Winslow Homer, Home, Sweet Home, 1863.
Of course the war had a profound and broad influence on artists of the time---no one would argue against that!  And, therefore, as is noted in the accompanying wall text, the exhibition is as much a record of its cultural impact on artists of the time as it is a record of actual events.  And the personal impact on artists can be seen in direct proportion to how much exposure each had (or didn't have) to the battlefront.  Of the landscape painters on exhibit, only Chapman and Gifford were actually enlisted.  And only Chapman had any exposure to battle.  In contrast, Winslow Homer----one of the few non-landscape painters in the show----saw the war up close for prolonged periods while embedded with Union troops at the front.  He did so in the capacity of artist/correspondent for Harper's Weekly.  And unlike the landscape painters, Homer's focus was squarely on the human drama.  Although, like the landscape painters he did not portray actual combat:  The closest he came was 'Skirmish in the Wilderness," 1864, which like Bierstadt's "Guerilla Warfare," shows Union soldiers pointing rifles at an unseen enemy.  But unlike the landscape painters, Homer's scenes of soldiers in camp actually focus on the human drama, showing the personal toll of war.   "Home, Sweet Home," for example, shows two soldiers whose postures and sidewise gazes give them a war weary and preoccupied air.  One has a letter, presumably from home.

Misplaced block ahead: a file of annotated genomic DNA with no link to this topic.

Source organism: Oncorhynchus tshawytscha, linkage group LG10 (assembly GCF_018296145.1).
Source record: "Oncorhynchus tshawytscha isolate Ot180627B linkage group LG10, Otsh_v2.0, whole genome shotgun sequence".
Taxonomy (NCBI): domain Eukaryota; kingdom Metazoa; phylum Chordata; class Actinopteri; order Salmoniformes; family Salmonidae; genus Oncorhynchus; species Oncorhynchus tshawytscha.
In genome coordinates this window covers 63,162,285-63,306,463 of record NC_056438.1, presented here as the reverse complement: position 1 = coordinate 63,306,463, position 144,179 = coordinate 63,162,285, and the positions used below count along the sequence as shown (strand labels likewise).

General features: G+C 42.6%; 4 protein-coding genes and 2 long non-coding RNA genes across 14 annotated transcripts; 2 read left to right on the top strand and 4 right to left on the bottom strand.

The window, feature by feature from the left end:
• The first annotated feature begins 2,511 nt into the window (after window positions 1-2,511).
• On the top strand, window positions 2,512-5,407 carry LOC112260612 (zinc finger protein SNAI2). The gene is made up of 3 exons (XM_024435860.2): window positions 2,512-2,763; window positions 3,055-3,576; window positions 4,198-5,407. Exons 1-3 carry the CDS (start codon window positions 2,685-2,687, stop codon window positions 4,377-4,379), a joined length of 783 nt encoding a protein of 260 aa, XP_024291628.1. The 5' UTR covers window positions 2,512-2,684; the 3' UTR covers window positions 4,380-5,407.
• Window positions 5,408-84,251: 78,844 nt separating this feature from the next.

Winslow Homer, A Visit from the Old Mistress, 1876.